How to fix damaged hair
The first step in knowing how to fix damaged hair is knowing the root of the damage.
From coloring, to split ends, UV damage to over styling, damaged hair is caused by both our own actions and external environmental factors. Damaged hair repair also comes in a variety of treatments and products, but before adding to cart on the best-reviewed hair products, make sure you understand what your hair needs.
It is important to note that hair is technically already dead. The hair follicle is the only “living” portion of the hair. Hair that has grown out contains no biochemical activity which is science speak to say that it is considered “dead”. The root of each strand of hair is where the living cells are that produce the hair shaft and the hair we visibly see. This is why fully repairing damaged hair is so difficult – but not impossible.
The best damaged hair repair is building healthy hair habits, helping to prevent further problems. We’ve rounded up the five most common causes of damaged hair and how to fix them.
How to fix damaged hair from an unbalanced diet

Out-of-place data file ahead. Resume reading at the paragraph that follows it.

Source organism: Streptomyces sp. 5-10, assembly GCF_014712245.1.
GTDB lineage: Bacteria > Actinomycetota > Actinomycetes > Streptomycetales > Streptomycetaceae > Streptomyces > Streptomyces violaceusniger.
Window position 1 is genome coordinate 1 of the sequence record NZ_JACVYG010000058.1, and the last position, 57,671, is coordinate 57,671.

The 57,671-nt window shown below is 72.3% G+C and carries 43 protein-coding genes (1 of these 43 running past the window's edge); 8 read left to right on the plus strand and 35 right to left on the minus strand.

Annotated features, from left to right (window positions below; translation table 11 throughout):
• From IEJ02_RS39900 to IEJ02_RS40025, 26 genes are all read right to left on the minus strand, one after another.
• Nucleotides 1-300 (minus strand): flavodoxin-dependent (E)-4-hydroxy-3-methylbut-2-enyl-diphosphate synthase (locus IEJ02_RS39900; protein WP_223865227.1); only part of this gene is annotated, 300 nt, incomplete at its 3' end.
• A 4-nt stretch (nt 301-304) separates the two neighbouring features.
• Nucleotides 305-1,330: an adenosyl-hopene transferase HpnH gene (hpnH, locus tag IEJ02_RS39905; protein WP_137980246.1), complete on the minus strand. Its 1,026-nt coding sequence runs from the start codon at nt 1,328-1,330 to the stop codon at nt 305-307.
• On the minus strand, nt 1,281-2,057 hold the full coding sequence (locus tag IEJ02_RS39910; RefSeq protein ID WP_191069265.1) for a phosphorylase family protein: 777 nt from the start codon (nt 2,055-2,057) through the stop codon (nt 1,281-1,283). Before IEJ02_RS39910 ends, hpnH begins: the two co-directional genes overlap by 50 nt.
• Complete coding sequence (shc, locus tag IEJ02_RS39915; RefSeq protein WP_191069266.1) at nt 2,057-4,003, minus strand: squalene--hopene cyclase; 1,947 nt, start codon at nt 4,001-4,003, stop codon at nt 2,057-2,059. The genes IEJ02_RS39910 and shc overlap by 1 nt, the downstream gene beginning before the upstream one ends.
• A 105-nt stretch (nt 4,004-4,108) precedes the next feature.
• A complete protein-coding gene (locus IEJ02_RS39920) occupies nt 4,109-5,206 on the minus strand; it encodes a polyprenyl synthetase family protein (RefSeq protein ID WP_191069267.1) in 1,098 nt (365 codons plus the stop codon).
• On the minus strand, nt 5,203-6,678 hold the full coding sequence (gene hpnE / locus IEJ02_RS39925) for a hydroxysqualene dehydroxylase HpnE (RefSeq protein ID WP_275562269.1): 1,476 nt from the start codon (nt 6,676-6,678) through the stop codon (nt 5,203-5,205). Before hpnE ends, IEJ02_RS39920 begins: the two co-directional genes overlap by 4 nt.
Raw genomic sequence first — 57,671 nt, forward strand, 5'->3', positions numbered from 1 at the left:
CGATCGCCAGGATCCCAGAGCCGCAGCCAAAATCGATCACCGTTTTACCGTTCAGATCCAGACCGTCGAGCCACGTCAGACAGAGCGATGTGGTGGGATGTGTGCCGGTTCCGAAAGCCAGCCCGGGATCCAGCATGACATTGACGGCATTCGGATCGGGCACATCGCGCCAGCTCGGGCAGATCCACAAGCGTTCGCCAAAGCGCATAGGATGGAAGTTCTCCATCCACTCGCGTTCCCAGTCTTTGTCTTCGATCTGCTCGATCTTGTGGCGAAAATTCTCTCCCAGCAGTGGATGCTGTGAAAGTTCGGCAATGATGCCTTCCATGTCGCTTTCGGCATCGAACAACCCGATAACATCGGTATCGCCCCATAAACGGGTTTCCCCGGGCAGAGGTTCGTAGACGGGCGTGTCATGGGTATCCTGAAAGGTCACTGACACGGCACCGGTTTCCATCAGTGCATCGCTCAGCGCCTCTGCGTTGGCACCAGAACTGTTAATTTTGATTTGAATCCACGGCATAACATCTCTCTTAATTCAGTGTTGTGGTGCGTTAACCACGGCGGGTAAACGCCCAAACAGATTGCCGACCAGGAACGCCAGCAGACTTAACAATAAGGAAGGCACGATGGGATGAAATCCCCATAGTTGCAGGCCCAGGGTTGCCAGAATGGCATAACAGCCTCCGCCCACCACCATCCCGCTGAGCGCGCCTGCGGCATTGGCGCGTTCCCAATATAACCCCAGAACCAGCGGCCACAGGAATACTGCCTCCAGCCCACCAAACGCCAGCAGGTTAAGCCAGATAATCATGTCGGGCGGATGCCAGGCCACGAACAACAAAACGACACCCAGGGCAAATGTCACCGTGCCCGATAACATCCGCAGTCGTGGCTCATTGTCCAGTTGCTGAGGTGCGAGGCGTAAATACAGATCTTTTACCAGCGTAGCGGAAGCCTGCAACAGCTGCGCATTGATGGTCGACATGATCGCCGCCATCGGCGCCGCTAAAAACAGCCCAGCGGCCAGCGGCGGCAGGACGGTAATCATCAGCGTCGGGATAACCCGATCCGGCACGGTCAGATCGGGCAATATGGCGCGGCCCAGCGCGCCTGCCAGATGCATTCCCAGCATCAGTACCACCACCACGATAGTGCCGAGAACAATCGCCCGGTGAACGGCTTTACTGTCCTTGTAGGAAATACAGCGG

A balanced diet isn’t just good for your hair, it’s just plain good for you. Specific ingredients, however, such as protein omega-3, and biotin are all essential for long, thick, healthy hair. Think whole foods, fruits and veggies, and whole grains. Not only do these provide you with great hair, but skin, digestion and heart health also. Protein is essential for luscious hair, as well as iron, Vitamin A, and C. Daily supplements can help provide you with what your diet may be missing, but be sure to check with your doctor first.
As for those supplements that promise long, luscious hair specifically, be sure to carefully read the labels and ask your health professional.
How to fix dry damaged hair
The lack of moisture makes hair prone to breakage. Dry hair is caused when there isn’t enough natural oils or moisture being produced and this is most commonly caused by over-washing your hair. Over washing can strip your hair of the natural oils it needs for optimal moisture. So, skip the daily wash and keep it to 2 to 3 times a week if possible.
Take a good look at the shampoo and conditioners you’re using too. Look for products that contain ingredients that pack in the moisture; avocado, olive oil, and argan oil are all great for helping moisturize (and strengthen) hair. Conditioner is especially important in preventing dry hair, but also fixing damaged hair. Focus conditioner on the mid-shaft to the ends of your hair, massaging it and leaving it in a minute or two longer than your shampoo. Be sure to rinse all the product out et voilà—one dry damaged hair repair tip that doesn’t require too much.